FORT WAYNE – I don’t know who gets the Hall call today. The Baseball Writers Association of America runs that show, and the only sure thing about the BBWA is that dopey comes in as many flavors as Baskin-Robbins, and the BBWA features ’em all.
So maybe they don’t send any living player to Cooperstown this time, as some people are saying. Or maybe they come to their senses and give Tim Raines the nod, and Lee Smith, too, considering he’s only baseball’s all-time saves leader.
Those guys go to the Hall without passing Go, if I’m voting. A couple of others do, too.
One is named Barry Bonds. The other goes by Roger Clemens.
From everything we know, both have zero shot in their first appearance on the ballot, because too many of the voters can’t get past the PED thing.
Not a problem here.
I don’t care if they were shooting themselves full of rocket fuel on the back end of their careers.
To have a Hall of Fame without one of the five or six best players of all time and the best pitcher of his generation is flat-out absurd.
Here’s why they’re on my ballot, if I’m voting: Because the starting point of alleged PED use is pretty clearly defined in both their cases. And by that starting point, they were already Hall worthy.
By most accounts, Bonds didn’t start juicing until 1999 or 2000, when he realized that chicks do indeed love the long ball.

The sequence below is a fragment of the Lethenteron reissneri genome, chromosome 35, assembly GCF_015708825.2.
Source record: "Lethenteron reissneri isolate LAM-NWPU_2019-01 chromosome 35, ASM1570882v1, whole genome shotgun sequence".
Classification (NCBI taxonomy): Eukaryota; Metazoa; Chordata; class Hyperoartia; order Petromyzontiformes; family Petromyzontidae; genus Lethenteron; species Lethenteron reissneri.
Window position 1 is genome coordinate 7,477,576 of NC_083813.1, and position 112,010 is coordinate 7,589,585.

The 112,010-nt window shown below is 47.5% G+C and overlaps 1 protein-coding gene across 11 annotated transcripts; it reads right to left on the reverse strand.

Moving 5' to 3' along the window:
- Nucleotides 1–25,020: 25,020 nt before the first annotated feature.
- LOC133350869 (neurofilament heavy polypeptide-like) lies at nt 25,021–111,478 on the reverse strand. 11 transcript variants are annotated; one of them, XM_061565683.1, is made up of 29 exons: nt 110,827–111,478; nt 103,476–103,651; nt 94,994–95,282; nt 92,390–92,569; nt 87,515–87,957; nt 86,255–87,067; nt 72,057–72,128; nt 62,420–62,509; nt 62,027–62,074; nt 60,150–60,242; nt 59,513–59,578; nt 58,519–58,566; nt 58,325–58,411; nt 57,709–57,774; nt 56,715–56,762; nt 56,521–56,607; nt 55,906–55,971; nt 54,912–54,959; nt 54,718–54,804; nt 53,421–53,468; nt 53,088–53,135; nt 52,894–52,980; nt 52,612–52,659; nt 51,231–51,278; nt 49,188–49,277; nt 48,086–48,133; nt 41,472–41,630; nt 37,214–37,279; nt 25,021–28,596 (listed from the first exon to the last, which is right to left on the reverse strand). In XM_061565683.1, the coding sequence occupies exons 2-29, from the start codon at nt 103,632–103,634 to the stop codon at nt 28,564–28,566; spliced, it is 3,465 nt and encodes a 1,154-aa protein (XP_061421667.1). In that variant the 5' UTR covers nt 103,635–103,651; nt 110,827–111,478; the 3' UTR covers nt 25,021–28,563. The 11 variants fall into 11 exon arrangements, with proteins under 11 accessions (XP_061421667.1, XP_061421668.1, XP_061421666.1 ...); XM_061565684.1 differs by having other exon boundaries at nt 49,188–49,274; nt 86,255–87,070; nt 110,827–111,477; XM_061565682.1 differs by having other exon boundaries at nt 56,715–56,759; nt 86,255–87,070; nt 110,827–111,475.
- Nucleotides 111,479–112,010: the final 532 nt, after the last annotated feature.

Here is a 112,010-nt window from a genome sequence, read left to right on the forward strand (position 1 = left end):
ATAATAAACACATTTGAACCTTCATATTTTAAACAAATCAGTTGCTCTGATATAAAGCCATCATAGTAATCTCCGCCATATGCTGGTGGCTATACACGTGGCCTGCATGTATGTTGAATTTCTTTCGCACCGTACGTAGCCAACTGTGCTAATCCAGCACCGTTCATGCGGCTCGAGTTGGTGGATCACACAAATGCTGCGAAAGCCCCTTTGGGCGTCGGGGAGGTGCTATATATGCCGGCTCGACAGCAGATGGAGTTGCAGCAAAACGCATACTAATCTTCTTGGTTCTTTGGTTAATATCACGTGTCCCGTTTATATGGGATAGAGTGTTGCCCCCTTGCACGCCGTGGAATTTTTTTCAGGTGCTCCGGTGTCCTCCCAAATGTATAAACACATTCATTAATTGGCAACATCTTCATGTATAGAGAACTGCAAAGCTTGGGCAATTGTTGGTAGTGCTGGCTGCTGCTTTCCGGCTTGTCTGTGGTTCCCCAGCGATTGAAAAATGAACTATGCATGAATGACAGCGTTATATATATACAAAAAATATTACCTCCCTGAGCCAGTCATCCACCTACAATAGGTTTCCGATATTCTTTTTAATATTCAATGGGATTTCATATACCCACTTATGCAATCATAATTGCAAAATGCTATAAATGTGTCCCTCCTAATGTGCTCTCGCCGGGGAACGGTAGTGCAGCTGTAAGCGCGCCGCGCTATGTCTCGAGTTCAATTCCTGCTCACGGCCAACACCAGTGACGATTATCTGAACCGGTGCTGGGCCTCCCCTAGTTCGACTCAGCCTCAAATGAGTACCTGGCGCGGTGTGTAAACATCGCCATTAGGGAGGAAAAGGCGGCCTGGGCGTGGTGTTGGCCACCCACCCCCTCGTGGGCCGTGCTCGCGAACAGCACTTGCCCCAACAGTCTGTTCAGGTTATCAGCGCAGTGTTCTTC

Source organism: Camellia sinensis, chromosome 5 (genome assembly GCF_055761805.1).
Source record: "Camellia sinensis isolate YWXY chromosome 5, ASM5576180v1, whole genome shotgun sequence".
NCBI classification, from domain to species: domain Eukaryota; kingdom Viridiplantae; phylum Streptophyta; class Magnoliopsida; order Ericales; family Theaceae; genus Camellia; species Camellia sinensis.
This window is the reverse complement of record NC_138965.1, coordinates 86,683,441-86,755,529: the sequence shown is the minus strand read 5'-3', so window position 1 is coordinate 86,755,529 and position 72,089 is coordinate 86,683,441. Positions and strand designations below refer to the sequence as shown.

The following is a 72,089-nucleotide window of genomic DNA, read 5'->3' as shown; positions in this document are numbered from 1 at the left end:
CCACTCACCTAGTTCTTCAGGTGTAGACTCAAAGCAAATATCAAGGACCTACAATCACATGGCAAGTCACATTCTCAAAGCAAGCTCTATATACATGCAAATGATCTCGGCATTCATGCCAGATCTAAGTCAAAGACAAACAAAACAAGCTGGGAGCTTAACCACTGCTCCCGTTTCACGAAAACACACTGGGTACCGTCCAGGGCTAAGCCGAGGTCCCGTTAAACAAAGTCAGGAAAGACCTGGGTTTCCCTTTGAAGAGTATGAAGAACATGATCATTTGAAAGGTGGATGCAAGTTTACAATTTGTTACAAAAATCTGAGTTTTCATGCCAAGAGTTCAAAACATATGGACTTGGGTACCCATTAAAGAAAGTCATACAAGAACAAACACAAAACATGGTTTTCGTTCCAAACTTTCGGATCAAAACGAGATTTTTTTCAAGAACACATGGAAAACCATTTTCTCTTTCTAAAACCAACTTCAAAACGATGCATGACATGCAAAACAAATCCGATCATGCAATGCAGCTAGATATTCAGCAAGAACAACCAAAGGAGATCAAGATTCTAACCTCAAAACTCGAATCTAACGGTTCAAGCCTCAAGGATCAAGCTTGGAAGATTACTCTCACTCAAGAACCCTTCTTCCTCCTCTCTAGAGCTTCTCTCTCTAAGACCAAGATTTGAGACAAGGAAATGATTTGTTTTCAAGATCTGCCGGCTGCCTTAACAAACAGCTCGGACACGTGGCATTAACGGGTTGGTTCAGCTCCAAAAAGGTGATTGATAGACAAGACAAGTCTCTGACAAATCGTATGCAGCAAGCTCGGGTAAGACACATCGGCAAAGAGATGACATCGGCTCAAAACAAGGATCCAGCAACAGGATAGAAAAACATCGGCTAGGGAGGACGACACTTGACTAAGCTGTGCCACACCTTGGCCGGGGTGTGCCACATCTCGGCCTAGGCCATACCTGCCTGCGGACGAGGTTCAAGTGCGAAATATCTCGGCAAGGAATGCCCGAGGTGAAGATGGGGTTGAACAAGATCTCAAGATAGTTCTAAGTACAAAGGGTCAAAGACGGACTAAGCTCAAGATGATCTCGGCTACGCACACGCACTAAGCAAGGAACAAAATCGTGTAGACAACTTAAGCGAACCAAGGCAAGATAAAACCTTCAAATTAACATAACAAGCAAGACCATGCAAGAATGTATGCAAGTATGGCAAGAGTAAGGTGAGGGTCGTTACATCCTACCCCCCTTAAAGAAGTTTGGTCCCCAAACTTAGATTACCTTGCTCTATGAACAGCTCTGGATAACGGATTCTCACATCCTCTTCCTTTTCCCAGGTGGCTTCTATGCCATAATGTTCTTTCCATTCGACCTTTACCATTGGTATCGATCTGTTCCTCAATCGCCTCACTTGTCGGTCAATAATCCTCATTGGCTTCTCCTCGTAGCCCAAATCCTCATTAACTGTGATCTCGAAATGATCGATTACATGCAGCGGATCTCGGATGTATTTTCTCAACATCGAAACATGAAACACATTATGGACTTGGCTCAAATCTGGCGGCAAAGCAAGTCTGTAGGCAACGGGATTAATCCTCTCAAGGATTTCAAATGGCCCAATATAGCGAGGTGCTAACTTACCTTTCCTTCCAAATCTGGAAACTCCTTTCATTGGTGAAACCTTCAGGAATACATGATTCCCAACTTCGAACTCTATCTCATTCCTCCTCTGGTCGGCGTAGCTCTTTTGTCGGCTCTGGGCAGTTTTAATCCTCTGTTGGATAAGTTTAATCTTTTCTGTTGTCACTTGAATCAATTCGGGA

He was giving us sheer five-tool excellence; Mark McGwire and Sammy Sosa were giving us bombs. Guess who got all the ink?
Exactly. Mac and Sammy, come on down.
So if the accounts are right and that’s when Bonds took up his romance with chemistry, he did so having already put up seven .300 seasons, knocked in 1,299 runs, hit 445 home runs and won three National League MVP awards. In 14 clean seasons.
That sounds like excellence over the long haul to me. So give the man his plaque.
If his accusers are telling the truth, he didn’t go hi-test until the Red Sox traded him to Toronto, an even clearer line of demarcation. By that time, he’d won three Cy Youngs and one American League MVP, recorded three 20-win seasons and 252 career victories, led the AL in ERA four times and notched eight 200-plus strikeout seasons and 2,590 Ks.
In 13 clean seasons.
The 252 W’s is 48 shy of the usual Hall benchmark of 300, true. But the 2,590 strikeouts would still rank him ahead of, among other Hall of Famers, Warren Spahn, Christy Mathewson, Bob Feller, Don Drysdale, Lefty Grove and Sandy Koufax.
So, yeah, give him his plaque, too. And acknowledge, finally, that the so-called Steroids Era was not the aberration it’s been portrayed as being.
You can, after all, go back 40 or 50 years, and find a generation of players getting through those day-games-after-night-games with fistfuls of amphetamines, which sounds performance enhancing to me. So why a different standard now?
Put ’em in. Stick a line on their plaques that some of their numbers were accrued during the Steroids Era, and be done with it.
Once and for all. Be done with it.